View Full Version : Irish Gaelic pronunciation?

Kenra Daniels
08-08-2011, 05:27 AM
Any native speakers here? I need the Irish word for unclean, or impure, in the sense of evil. A couple of sources gave me "neamhghlan", but Medievalist tells me that's simply dirty. I have a couple of pronunciation guides that mostly agree with each other, but a phonetic representation from someone who actually speaks Gaelic would be useful.

The usage is in present time, by a character born in the late 17th century. He lived in several different areas of Ireland, at different times since then, so variations for time period and locale won't matter a great deal.

Thanks in advance!

08-12-2011, 02:20 AM
Hi Kenra,

I'm not a native Irish speaker, but I live in Ireland and some of my friends have taught me some of the basic rules.

This looks like it should be pronounced 'nifflawn' - 'neamh' is 'nif' (like a rhyme to riff), the g looks silent and the 'lan' has a drawn out 'a' (a like in lawn, not like in snake). there is a 'twang' to it that is hard to describe (it's very subtle though), but i hope my description makes at least a little bit of sense.
i'll confirm this with my friend who went to a native 'as gailge' school. if she doesn't agree with my explanation, i'll let you know asap.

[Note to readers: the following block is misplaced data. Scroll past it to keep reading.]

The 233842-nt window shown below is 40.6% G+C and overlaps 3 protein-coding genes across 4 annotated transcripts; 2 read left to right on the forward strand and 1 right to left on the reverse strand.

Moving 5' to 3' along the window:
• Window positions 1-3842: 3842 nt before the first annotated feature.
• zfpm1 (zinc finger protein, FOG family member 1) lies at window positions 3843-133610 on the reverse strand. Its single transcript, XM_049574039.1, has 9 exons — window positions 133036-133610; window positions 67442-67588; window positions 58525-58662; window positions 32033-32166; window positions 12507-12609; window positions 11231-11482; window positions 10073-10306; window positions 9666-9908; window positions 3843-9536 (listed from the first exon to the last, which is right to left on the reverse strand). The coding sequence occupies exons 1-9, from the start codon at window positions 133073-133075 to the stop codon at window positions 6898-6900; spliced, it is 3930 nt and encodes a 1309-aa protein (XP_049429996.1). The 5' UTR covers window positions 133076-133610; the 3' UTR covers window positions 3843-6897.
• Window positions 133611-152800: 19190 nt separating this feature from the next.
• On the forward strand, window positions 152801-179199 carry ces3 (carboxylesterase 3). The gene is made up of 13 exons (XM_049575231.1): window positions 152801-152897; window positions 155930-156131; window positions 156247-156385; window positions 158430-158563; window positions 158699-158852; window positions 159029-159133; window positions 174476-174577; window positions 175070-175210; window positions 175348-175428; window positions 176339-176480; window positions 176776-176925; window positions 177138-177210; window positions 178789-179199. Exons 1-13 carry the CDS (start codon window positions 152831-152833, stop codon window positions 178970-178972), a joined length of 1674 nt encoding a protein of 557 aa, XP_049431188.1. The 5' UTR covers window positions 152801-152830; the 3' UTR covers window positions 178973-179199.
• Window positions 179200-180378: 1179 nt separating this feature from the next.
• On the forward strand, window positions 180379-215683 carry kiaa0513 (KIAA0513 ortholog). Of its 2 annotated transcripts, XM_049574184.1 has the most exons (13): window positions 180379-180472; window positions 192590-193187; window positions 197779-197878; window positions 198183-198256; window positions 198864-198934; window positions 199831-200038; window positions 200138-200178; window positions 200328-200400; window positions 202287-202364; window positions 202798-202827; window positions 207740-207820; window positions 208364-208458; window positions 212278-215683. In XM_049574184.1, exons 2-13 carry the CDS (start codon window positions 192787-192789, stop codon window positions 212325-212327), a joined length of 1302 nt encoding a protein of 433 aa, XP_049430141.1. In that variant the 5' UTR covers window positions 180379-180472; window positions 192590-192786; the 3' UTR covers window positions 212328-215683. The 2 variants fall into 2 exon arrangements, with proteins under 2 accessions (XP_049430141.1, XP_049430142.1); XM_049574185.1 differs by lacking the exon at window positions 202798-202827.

08-12-2011, 07:19 PM
Hey there, I just replied on your other thread. I'm a fluent speaker. That word would be pronounced nav-g-lan but with a bit of a h after the g. Nav gh -lan. But to be honest I have never heard it before, it sounds like a direct translation. A few options are salach, sal-ack which means dirty or lofa which means rotten.

Kenra Daniels
08-18-2011, 09:56 AM
Thanks for giving it a go, guys!

I needed this as a stage name for my character, a vampire pretending to be a human pretending to be a vampire. He's now a heavy metal musician, and really plays up the "Evil Vampire" angle.

After spending a little time on an Irish translation forum, a couple of people recommended Fear Dubh as a sort of euphemism for 'The Devil'. It fits the character's personality perfectly, and I've tentatively settled on the phrase as his stage name. If anyone has another suggestion, I'll definitely consider it.

Not knowing the language, much less the intricacies and nuances, I'm at a total loss. ;-P

08-18-2011, 10:03 AM
Dubh works well, actually; fear is "man/person."

There's a habit of assigning nick-names in Irish, that's current as well as ancient, so you'll often see someone who has dark hair, or a gloomy disposition, referred to as "Dubh."

Kenra Daniels
08-25-2011, 10:55 PM
Thanks, Medievalist!

The folks at the translation forum said Fear Dubh literally means Dark or Black Man (not referring to skin tone), and that in some areas it was often used as a euphemism for the devil, or to refer to an evil person. In that context, it would fit my character very well.

I also liked that the pronunciation, spoken by, and to, someone unfamiliar with the language, could be easily confused and interpreted as "Fire Dove". It allows for misunderstandings that could be fun.

Thanks again.